This application is related to U.S. Utility Patent Application No. 11/242,207, filed on Oct. 3, 2005, now abandoned, the content of which is hereby incorporated by reference in its entirety.

The foregoing applications and all documents cited therein or during their prosecution, and all documents cited or referenced herein, together with any manufacturer's instructions, descriptions, product descriptions, and product sheets for any product mentioned herein or in any document incorporated by reference herein, are all hereby incorporated herein by reference, and may be used in the practice of the invention.

Claims:
What is claimed is:

1. A method for treating hair loss by reducing effects of 5α-dihydrotestosterone (DHT) in a subject undergoing treatment for hair loss, the method comprising: a) providing a composition consisting of about 0.01 to about 0.19 mg/ml of caffeine, which is about 0.001% to about 0.019% weight of caffeine/final volume; about 0.01 to about 0.2 mg/ml of a saw palmetto berry derivative, which is about 0.001% to about 0.02% weight of saw palmetto berry derivative/final volume and about 0.5 to about 50 mg/ml of an epigallocatechin-3-gallate (EGCG) derivative, which is about 0.05% to about 5% weight of EGCG/final volume; D1 water, Sodium C14-16 Olefin Sulfonate; Cocamidopropyl Betaine; Cocamide DEA; Dimethiconol dodecylbenzensulfonate; TEA dodecylbenzensulfonate; Glycol Distearate; Sodium Chloride; Fragrance; Hydrolyzed Wheat Protein; Guar Hydroxypropyltrimonium Chloride; Panthenol; Methylchloroisothiazolinone; Methylisothiazolinone; and Citric Acid; b) moistening the scalp and hair of the subject undergoing treatment for hair loss; c) applying the composition to the scalp and hair moistened in step b; d) massaging the composition into the scalp and hair; e) leaving the composition on the scalp and hair for a period of time, whereby the composition penetrates the scalp to reduce effects of 5α-dihydrotestosterone (DHT) in the subject undergoing treatment for hair loss; and f) rinsing the composition from the scalp and hair.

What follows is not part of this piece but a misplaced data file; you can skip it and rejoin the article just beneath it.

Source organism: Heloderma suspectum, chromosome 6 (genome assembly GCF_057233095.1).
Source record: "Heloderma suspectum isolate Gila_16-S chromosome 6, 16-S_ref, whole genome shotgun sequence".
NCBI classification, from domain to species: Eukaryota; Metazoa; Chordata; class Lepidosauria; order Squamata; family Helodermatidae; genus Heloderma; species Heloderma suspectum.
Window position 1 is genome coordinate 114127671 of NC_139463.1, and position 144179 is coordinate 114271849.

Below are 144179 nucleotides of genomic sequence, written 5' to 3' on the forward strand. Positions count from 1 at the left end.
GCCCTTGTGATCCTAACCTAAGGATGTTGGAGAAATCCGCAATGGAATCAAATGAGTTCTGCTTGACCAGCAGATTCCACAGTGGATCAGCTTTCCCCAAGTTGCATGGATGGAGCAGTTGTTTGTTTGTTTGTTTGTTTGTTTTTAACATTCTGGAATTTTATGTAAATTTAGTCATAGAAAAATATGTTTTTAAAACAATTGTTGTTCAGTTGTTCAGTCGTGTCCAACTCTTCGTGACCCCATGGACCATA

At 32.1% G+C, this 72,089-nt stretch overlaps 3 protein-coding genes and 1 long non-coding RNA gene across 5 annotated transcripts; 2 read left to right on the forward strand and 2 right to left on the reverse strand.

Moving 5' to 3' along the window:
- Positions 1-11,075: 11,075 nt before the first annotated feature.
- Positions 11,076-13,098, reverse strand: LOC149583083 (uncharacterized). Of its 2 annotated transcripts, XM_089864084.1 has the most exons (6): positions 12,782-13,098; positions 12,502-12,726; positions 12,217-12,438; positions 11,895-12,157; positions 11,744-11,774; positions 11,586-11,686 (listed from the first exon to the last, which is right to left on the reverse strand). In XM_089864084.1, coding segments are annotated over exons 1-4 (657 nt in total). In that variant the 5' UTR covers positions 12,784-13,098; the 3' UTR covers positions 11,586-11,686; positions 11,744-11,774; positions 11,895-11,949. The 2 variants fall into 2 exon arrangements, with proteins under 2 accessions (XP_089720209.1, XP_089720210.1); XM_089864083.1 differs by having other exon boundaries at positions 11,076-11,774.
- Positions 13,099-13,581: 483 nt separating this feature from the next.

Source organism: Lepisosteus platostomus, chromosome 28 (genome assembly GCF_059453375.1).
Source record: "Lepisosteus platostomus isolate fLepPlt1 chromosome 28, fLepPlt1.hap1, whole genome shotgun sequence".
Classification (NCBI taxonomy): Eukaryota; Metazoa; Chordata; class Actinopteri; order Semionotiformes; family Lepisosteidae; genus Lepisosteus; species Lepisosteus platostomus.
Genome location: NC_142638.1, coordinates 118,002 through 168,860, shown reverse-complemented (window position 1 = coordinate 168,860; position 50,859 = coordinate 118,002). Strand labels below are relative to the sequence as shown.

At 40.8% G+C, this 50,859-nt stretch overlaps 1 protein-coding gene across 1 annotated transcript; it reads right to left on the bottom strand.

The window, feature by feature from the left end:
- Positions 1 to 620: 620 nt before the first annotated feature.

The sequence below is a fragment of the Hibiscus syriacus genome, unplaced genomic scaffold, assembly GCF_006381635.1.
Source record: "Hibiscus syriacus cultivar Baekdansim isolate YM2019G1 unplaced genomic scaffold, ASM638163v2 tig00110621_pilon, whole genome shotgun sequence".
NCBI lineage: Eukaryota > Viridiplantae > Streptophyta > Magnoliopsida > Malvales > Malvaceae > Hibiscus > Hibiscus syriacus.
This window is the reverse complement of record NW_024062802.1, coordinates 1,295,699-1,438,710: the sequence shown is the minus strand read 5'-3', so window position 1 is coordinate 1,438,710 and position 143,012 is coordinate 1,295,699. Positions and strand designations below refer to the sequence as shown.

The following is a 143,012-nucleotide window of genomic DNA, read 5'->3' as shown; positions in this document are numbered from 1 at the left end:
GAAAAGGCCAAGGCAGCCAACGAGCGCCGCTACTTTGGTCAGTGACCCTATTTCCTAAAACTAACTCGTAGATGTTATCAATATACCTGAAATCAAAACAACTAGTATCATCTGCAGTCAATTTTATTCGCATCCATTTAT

2. The method of claim 1, wherein the period of time is from about two to about five minutes.

3. A method for treating hair loss by reducing effects of 5α-dihydrotestosterone (DHT) in a subject undergoing treatment for hair loss, the method comprising: a) providing a composition consisting of about 0.01 to about 0.19 mg/ml of caffeine, which is about 0.001% to about 0.019% weight of caffeine/final volume; about 0.01 to about 0.2 mg/ml of a saw palmetto berry derivative, which is about 0.001% to about 0.02% weight of saw palmetto berry derivative/final volume and about 0.5 to about 50 mg/ml of an epigallocatechin-3-gallate (EGCG) derivative, which is about 0.05% to about 5% weight of EGCG/final volume; D1 water, Sodium C14-16 Olefin Sulfonate; Cocamidopropyl Betaine; Cocamide DEA; Dimethiconol dodecylbenzensulfonate; TEA dodecylbenzensulfonate; Glycol Distearate; Sodium Chloride; Fragrance; Hydrolyzed Wheat Protein; Guar Hydroxypropyltrimonium Chloride; Panthenol; Methylchloroisothiazolinone; Methylisothiazolinone; and Citric Acid; b) moistening the scalp and hair of the subject undergoing treatment for hair loss; c) applying the composition to the scalp and hair moistened in step b; d) massaging the composition into the scalp and hair; e) leaving the composition on the scalp and hair, whereby the composition penetrates the scalp to reduce effects of 5α-dihydrotestosterone (DHT) in the subject undergoing treatment for hair loss; and the composition is not rinsed from the scalp or hair.